Understanding IBM

Part 4. Dorian Gray

In the classic tale "The Portrait of Dorian Gray," a man supposedly makes a deal with the Devil in order to keep himself young and healthy while everyone else around him ages normally. As terms of this deal, Mr. Gray has to keep a painting of himself hidden away in the attic. This painting will reflect all the harmful things that happen to him: the ravages of aging, the scars from injuries, the effects of various diseases that he might suffer. Mr. Gray decides this is a real bargain because, after all, you only go around once and you might as well enjoy it!

The painting is hidden away carefully out of sight, so that nobody will guess its hidden meaning. Mr. Gray jealously guards his secret and goes on to great prosperity and success, despite many arduous years of hard work and many illnesses. His friends are amazed at his recuperative powers! Mr. Gray scarcely ages a day, while his friends keep wasting away. Age, accident, and illness take their toll, and soon only a handful of Mr. Gray's former acquaintances are still around.

This scenario, while a fantasy, goes a long way to illustrate one of IBM's classic strategies. While products such as MQ Series, the Deep Blue chess machine, and AS/400 get wonderful accolades and bring in all sorts of new business, it is really IBM's OS/2 that carries the burdens of first-run tests, Java development, and test marketing. Because of the solid technological prowess of OS/2, as well as a hardy user base with absolute loyalty, IBM can try out all sorts of neat technologies first on OS/2, without fear of bad publicity. After all, a product that nobody in the mainstream press even wants to acknowledge can hardly get a bad rap!

OS/2 thus becomes the platform of choice for Java development and testing, Internet access, NC servers, and more. OS/2 was the first platform to embrace the Internet with a bundled browser, and it is a vital component of IBM's Network Computing plans. OS/2 was also the first operating system to have IBM's voice dictation technology built right in. If a product or a new technology fails to produce success on the OS/2 platform, OS/2 can take the lumps because it's already been strategically positioned as the platform of first risk. If a product does not work right, IBM knows that it is not an operating system problem, since OS/2 is inherently superior to the mainstream PC platforms; thus, they can focus their attention on fixing bugs in the new stuff instead of worrying about some weakness in the test platform. By carefully keeping OS/2 out of the limelight, IBM is able to perform product rollouts to a limited base of smart users who will find any flaws and make them known immediately -- sometimes even finding fixes for the problems on their own!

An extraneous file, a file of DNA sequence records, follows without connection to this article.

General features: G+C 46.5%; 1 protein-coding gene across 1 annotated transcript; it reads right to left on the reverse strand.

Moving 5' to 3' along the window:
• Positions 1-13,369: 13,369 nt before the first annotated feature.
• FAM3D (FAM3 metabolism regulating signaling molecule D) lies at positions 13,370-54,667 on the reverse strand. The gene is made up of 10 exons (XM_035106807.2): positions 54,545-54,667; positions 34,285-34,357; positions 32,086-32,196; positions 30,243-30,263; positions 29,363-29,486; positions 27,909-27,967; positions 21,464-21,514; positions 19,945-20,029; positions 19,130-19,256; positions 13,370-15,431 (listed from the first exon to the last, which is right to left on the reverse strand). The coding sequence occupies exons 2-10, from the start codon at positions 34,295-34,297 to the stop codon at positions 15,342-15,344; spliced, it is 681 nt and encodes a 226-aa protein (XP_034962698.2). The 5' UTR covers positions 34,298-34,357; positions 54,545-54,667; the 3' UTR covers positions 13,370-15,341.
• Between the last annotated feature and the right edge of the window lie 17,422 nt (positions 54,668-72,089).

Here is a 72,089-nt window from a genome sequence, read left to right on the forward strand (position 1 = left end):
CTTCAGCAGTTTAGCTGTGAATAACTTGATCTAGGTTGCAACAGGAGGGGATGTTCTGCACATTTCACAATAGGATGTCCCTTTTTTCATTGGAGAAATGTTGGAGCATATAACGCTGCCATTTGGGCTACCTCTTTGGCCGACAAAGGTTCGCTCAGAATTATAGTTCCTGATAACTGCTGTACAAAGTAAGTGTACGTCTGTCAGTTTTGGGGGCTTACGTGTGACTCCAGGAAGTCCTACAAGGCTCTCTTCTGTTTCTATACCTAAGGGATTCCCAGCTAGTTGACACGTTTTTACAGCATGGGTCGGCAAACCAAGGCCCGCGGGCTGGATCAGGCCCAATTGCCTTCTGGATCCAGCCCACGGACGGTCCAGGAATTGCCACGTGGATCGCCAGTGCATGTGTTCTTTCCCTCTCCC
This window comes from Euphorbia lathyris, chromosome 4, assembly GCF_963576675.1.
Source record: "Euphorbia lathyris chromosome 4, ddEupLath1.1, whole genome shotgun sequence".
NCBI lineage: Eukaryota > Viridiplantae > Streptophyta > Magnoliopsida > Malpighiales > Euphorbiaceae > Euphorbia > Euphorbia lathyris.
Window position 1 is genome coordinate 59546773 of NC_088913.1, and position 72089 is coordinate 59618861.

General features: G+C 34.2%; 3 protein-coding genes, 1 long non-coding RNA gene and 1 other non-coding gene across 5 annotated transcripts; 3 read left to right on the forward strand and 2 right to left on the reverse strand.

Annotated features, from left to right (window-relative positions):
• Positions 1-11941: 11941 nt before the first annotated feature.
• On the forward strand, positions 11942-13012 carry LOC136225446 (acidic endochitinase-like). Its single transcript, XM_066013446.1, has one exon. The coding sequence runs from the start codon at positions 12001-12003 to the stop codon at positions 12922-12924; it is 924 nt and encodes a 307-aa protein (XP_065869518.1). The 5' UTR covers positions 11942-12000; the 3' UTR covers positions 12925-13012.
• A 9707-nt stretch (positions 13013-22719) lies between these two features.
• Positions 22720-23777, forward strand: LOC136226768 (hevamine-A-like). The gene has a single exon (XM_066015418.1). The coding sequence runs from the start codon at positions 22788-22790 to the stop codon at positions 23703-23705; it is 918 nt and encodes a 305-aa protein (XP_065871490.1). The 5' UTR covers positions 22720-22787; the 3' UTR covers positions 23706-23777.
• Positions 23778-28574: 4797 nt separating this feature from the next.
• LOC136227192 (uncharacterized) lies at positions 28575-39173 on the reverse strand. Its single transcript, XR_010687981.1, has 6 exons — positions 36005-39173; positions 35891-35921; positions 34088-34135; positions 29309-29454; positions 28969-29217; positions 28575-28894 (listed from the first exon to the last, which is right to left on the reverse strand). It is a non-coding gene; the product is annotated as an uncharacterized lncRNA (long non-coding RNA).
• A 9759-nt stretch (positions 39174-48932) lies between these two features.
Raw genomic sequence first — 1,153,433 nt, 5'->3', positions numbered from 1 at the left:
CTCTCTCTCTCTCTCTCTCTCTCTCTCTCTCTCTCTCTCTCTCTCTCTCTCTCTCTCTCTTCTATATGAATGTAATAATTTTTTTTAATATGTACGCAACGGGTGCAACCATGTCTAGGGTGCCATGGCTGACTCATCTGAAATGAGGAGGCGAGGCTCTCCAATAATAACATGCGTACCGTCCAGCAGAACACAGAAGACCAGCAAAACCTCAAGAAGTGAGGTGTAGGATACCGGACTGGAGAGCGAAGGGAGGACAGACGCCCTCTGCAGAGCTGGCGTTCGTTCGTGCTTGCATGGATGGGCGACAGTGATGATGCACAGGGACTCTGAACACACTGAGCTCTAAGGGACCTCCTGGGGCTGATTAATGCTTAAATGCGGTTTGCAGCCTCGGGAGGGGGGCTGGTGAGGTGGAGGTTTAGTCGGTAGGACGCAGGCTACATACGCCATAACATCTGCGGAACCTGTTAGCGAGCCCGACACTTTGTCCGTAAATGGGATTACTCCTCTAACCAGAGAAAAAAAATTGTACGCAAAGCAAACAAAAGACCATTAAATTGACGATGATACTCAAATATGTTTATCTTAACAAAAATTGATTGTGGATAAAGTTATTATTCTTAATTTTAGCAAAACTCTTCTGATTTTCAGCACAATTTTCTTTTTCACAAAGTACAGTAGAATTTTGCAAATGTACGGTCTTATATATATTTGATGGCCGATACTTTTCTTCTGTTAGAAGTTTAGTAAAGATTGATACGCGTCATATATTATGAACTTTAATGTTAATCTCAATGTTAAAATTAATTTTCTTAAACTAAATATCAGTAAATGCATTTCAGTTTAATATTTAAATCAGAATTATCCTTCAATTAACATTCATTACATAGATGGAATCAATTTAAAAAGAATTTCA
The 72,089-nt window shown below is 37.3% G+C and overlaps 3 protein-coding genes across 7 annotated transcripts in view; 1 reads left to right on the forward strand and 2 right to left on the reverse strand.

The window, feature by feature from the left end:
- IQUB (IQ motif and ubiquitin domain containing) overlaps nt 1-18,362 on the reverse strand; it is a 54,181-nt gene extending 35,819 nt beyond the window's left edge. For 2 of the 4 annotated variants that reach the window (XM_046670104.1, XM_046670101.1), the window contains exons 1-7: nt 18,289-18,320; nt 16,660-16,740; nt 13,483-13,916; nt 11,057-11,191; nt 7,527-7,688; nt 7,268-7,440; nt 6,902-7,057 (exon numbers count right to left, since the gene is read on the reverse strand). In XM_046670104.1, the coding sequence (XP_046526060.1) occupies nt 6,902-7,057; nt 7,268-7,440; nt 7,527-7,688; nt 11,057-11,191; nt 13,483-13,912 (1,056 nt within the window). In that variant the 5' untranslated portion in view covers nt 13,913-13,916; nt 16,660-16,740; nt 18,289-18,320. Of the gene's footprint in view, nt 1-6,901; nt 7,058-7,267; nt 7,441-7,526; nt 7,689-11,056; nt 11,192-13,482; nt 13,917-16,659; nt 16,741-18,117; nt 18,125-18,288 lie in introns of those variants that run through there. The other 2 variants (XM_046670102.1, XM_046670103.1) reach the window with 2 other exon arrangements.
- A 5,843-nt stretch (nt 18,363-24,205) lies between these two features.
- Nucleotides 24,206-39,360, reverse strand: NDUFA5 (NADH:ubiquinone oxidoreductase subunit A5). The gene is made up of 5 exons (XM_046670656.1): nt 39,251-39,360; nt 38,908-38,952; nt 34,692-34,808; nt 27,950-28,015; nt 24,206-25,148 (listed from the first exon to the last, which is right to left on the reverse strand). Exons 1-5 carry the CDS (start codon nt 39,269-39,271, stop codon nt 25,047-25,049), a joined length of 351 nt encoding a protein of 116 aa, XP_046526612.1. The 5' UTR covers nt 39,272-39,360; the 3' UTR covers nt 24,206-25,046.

You see, no matter how many pundits rave about the supposed "death" of OS/2, they have got the picture all wrong. OS/2 is doing its job and doing it well. OS/2 users get the benefit of leading-edge technologies, rock-solid performance, and a loyal and helpful user community. IBM gets the benefit of a silent rollout with every new technology, with a seasoned base of technically-astute users anxious to lend a hand in debugging things. Really, IBM cannot afford to let anything happen to this arrangement, and so OS/2 will never die. You remember what happened to Dorian Gray when he tried to get rid of an old painting in the attic....

Most recent revision: January 15, 1998
Copyright © 1998, Tom Nadeau
All Rights Reserved.

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